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effort by the knowledge that this fund would materially help them. In supplying churches, schools, mission buildings, as well as living agents to minister in them, the Bishop of London's Fund has done untold good, and in our opinion the establishment of this Fund is the brightest spot in the episcopal life of Archibald Campbell Tait.

ART. III.- JENNY LIND. Memoir of Madame Jenny Lind-Goldschmidt: Her Early

Art, Life, and Dramatic Career, 1820-1851. From Original Documents, Letters, MS. Diaries, &c., collected by M. Otto Goldschmidt. By HENRY SCOTT HOLLAND, M.A., Canon and Precentor of St. Paul's, and W. S. ROCKSTRO, Author of A General History of Music, Life of Handel, Life of Mendelssohn, &c. (London, 1891.)

THE name of Jenny Lind is still a household word in England. Half a century has passed away since the great singer made her first appearance among us and took all hearts by storm, but the memory of her triumphs is still fresh in the minds of this generation. We have all of us heard that wonderful tale of her singing, of the furore which she created wherever she went, of the mad rush to hear her, of the struggle for places in which strong men were thrown down and narrowly escaped with their lives. We have seen the eyes of grey-headed men kindle, and noticed their tremulous tones as they recalled the bird-like sweetness, the moving pathos of that marvellous voice which had spoken to them as none other before or since. It was not only admiration, it was love which Jenny Lind inspired. Her name was treasured in the humblest cottage homes; her portrait was seen on penny prints and match boxes; verses in her praise were hawked about the streets ; horses and dogs and singing birds were named after her. And in all this we see not only the homage paid to the famous singer, but a far deeper and more permanent feeling, due to the magic of her personality. It was that 'beauty of the soul finding its expression in song, that mastery,' to quote the expression of a distinguished German critic, wielded by this anima candida,' the wonder of herself, which lay behind the wonder of her singing and was the secret of its power. ‘After all,' wrote Mrs. Stanley at Norwich in 1847, 'I would VOL. XXXIII.—NO. LXV.

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rather hear Jenny talk than sing ;' and again,'Her singing is the least part of her charm; she has the simplicity of genius. Every morning when she got up, she told me, she felt that her voice was a gift from God, and that perhaps that very day might be the last of its use' (ii. 79). It was this high sense of an artistic mission of great and serious responsibility which never left her, and lay at the root of all her actions. It was the motive of her untiring industry and of her splendid charities. It kept her humble through all her triumphs, and bore her safe through all dangers. It was the secret alike of her goodness and of her charm, the spring of that delicious freshness and childlike simplicity which enchanted all. Great and low, rich and poor, men of every country and nationality in turn owned the spell. Kings and queens were proud to enjoy her intimacy; poets and authors, sculptors and painters were among her closest friends. Hans Andersen and Thorwaldsen, Tieck and Grillparzer, Kaulbach and Fredrika Bremer all wrote and spoke of her with the same enthusiasm. Meyerbeer and Taubert composed operas and songs for her ; Robert Schumann said that to hear her sing his songs was to feel the sun shine ; Mendelssohn told Mr. Grote, 'She is as great an artist as ever lived, and the greatest I have known' (i. 288). * What shall I say of Jenny Lind ?' wrote Moscheles at the time of her first visit to London. 'It is impossible to find words adequate to describe the impression she has produced. This is no short-lived fit of public enthusiasm. So much modesty and so much greatness united are seldom, if ever, to be met with' (i. 5). And Madame Schumann, after a visit from her at Hamburg in March 1850, writes in her diary, • What a grand, heaven-inspired being she is ! What a pure, true artist's soul! How all she says refreshes one! How she always hits upon the right thing and expresses it in few words! . Never, perhaps, have I loved and reverenced a woman as I do her' (ii. 389). 'I feel towards her as a brother,' wrote Hans Andersen, ‘and I think myself happy that I can know and understand such a spirit. Through her I first became sensible of the holiness of art. Through her I learned that one must forget oneself in the service of the Supreme. No books, no men, have had a more ennobling influence upon me as a poet than Jenny Lind’(i.5). And, on the other hand, we have young Arthur Stanley, afterwards Dean of Westminster, who had no ear for music and on whom her singing in itself produced no impression, writing of her in these words to a college friend on the evening after Jenny's departure from his father's house :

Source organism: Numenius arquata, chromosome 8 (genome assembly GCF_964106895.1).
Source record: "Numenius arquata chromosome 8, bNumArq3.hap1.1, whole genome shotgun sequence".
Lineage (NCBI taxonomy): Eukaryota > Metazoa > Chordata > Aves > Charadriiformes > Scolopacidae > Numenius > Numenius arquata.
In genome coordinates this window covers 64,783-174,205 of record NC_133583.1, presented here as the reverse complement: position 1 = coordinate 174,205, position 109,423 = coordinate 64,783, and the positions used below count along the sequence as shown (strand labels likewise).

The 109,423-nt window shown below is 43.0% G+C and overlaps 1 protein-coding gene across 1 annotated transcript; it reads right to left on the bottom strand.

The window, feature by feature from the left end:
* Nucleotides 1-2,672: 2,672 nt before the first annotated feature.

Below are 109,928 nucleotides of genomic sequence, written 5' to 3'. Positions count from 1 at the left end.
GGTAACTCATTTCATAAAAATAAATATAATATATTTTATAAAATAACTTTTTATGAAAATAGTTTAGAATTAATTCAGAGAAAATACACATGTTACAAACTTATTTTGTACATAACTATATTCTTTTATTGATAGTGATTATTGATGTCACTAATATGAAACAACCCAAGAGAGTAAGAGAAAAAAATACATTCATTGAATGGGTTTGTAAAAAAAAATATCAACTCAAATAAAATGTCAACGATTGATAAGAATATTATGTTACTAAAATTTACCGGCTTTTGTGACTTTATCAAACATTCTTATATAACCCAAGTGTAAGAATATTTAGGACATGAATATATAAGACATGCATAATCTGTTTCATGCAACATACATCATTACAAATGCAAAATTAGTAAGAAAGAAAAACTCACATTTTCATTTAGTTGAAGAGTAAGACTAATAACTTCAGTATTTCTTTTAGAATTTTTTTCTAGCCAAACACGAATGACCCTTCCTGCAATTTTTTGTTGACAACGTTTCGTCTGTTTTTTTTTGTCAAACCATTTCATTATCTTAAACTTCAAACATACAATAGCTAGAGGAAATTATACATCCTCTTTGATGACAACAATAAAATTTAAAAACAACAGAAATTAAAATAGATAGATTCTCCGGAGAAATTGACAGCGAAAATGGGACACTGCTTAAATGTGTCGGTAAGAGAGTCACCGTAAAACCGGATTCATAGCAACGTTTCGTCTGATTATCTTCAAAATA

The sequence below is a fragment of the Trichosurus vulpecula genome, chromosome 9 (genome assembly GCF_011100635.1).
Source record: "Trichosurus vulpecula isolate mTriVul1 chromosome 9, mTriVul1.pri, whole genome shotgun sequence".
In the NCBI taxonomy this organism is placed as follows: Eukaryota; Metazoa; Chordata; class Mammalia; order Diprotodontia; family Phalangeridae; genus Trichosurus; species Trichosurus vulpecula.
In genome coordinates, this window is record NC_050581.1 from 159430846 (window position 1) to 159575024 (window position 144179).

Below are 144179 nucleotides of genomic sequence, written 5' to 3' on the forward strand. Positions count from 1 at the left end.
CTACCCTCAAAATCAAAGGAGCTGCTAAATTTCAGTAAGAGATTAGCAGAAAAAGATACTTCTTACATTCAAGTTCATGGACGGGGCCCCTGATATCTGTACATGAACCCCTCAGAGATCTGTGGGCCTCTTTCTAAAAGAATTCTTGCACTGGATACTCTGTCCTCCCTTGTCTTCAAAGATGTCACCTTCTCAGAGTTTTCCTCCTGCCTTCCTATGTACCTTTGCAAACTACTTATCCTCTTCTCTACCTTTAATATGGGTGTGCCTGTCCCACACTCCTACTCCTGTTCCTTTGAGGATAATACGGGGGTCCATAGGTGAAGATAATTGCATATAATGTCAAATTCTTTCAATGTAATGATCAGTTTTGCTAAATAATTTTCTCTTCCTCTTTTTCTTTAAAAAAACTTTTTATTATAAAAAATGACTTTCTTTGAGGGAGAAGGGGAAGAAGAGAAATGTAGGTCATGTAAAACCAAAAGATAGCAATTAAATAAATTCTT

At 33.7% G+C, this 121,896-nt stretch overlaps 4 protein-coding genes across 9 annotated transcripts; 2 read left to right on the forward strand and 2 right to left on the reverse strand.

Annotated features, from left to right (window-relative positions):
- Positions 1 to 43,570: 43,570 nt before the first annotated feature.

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'Great as was the wonder of seeing a whole population thus bewitched by one simple Swedish girl, it sinks into nothing before the wonder of herself. You have seen her, and therefore you can appreciate the grace, the dignity, the joyousness, the touching pathos of her entrance, her attitude, her curtsies, her voice. For, whatever much beside—as I doubt not there is—may be seen in her acting, all this is seen in her singing. Twice did I go to the concert, mostly for the sake of this ; for the music, so far as it could be separated from the charm of her manner and the wonder of her voice, which I, alas ! could only admire as a natural phenomenon, was to me wholly lost. But now you must conceive a character corresponding to all this, and transpiring through a thousand traits of humility, gentleness, thoughtfulness, wisdom, piety; the manners of a princess-as I have written to Donkin-with the simplicity of a child and the goodness of an angel. She is very much plainer and more homely than you would suppose from her countenance as you see it when animated in public; but her smile at all times is only equalled by Pusey's. She came on Tuesday night and is gone this evening, and it seems quite a blank, as if a heavenly visitant had departed' (ii. 172).